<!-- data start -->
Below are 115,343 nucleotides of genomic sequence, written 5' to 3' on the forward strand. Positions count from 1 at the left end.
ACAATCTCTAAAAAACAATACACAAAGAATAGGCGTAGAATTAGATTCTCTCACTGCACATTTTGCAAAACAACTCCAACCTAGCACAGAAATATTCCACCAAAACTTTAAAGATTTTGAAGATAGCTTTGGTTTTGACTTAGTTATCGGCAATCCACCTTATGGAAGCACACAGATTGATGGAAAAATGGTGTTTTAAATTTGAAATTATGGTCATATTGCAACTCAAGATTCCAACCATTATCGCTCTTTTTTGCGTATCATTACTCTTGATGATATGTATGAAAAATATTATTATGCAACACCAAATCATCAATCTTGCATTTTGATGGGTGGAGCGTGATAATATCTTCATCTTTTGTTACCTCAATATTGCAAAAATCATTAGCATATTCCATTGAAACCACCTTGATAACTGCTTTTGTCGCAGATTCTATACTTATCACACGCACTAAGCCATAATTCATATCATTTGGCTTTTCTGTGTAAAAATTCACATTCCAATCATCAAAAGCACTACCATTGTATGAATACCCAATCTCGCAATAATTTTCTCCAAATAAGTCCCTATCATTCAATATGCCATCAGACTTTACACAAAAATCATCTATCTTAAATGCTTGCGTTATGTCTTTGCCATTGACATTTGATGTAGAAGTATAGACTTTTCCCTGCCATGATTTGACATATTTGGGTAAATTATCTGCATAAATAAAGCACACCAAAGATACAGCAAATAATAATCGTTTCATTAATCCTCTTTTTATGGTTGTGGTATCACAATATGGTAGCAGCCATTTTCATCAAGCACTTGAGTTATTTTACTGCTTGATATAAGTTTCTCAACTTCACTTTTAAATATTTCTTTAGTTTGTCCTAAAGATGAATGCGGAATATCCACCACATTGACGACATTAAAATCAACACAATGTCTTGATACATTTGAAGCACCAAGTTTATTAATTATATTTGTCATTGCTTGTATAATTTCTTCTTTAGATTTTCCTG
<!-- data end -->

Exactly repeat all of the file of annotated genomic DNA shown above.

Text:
Below are 115,343 nucleotides of genomic sequence, written 5' to 3' on the forward strand. Positions count from 1 at the left end.
ACAATCTCTAAAAAACAATACACAAAGAATAGGCGTAGAATTAGATTCTCTCACTGCACATTTTGCAAAACAACTCCAACCTAGCACAGAAATATTCCACCAAAACTTTAAAGATTTTGAAGATAGCTTTGGTTTTGACTTAGTTATCGGCAATCCACCTTATGGAAGCACACAGATTGATGGAAAAATGGTGTTTTAAATTTGAAATTATGGTCATATTGCAACTCAAGATTCCAACCATTATCGCTCTTTTTTGCGTATCATTACTCTTGATGATATGTATGAAAAATATTATTATGCAACACCAAATCATCAATCTTGCATTTTGATGGGTGGAGCGTGATAATATCTTCATCTTTTGTTACCTCAATATTGCAAAAATCATTAGCATATTCCATTGAAACCACCTTGATAACTGCTTTTGTCGCAGATTCTATACTTATCACACGCACTAAGCCATAATTCATATCATTTGGCTTTTCTGTGTAAAAATTCACATTCCAATCATCAAAAGCACTACCATTGTATGAATACCCAATCTCGCAATAATTTTCTCCAAATAAGTCCCTATCATTCAATATGCCATCAGACTTTACACAAAAATCATCTATCTTAAATGCTTGCGTTATGTCTTTGCCATTGACATTTGATGTAGAAGTATAGACTTTTCCCTGCCATGATTTGACATATTTGGGTAAATTATCTGCATAAATAAAGCACACCAAAGATACAGCAAATAATAATCGTTTCATTAATCCTCTTTTTATGGTTGTGGTATCACAATATGGTAGCAGCCATTTTCATCAAGCACTTGAGTTATTTTACTGCTTGATATAAGTTTCTCAACTTCACTTTTAAATATTTCTTTAGTTTGTCCTAAAGATGAATGCGGAATATCCACCACATTGACGACATTAAAATCAACACAATGTCTTGATACATTTGAAGCACCAAGTTTATTAATTATATTTGTCATTGCTTGTATAATTTCTTCTTTAGATTTTCCTG